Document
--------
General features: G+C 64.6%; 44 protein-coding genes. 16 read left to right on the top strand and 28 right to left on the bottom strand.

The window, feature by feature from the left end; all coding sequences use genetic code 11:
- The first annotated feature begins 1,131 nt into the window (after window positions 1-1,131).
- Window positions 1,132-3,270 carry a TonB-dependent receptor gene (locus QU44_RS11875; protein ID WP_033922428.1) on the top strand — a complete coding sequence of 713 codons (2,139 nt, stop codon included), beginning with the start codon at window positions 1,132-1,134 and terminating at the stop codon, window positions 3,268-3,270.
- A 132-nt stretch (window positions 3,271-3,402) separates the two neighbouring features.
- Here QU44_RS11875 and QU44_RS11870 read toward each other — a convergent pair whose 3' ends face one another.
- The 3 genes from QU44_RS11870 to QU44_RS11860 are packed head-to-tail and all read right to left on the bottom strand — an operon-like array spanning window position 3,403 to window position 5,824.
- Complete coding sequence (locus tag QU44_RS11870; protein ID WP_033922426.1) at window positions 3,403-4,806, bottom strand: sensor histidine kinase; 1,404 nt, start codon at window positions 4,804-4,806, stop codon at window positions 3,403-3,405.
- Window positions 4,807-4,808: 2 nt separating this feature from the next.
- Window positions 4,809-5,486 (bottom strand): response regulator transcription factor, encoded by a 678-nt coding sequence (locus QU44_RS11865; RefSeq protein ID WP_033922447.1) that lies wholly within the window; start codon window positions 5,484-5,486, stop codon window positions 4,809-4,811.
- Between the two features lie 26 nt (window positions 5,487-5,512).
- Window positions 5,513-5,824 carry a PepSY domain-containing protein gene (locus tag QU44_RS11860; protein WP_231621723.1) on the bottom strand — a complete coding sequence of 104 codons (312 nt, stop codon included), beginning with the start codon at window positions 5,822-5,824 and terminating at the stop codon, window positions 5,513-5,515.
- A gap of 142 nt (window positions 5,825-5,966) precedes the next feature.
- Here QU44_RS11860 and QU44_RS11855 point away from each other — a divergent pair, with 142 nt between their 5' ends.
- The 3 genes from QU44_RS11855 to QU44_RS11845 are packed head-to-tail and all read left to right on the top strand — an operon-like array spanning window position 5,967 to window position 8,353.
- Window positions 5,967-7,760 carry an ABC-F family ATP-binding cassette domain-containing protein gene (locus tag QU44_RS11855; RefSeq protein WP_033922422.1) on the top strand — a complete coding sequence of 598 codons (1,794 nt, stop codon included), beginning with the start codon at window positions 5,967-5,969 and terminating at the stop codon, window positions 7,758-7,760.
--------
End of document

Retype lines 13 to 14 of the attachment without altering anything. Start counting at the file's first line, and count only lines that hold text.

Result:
- A gap of 142 nt (window positions 5,825-5,966) precedes the next feature.
- Here QU44_RS11860 and QU44_RS11855 point away from each other — a divergent pair, with 142 nt between their 5' ends.